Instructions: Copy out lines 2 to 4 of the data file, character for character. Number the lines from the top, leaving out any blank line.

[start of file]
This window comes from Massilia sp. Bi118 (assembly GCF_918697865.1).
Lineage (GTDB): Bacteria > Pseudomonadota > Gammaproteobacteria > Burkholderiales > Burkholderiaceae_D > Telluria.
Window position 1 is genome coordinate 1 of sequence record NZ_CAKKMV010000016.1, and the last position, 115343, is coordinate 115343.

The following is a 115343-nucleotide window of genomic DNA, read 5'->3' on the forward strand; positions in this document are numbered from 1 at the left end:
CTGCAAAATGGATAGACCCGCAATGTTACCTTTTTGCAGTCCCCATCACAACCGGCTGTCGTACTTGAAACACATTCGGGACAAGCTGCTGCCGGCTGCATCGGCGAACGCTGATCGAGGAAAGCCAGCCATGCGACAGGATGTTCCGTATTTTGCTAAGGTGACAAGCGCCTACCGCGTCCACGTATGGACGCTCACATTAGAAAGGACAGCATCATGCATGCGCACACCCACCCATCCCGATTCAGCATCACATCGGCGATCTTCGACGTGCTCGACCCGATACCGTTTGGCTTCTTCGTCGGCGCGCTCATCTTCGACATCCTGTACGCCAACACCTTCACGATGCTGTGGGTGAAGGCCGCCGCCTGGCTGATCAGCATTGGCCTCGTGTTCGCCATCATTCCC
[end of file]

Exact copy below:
Lineage (GTDB): Bacteria > Pseudomonadota > Gammaproteobacteria > Burkholderiales > Burkholderiaceae_D > Telluria.
Window position 1 is genome coordinate 1 of sequence record NZ_CAKKMV010000016.1, and the last position, 115343, is coordinate 115343.

The following is a 115343-nucleotide window of genomic DNA, read 5'->3' on the forward strand; positions in this document are numbered from 1 at the left end: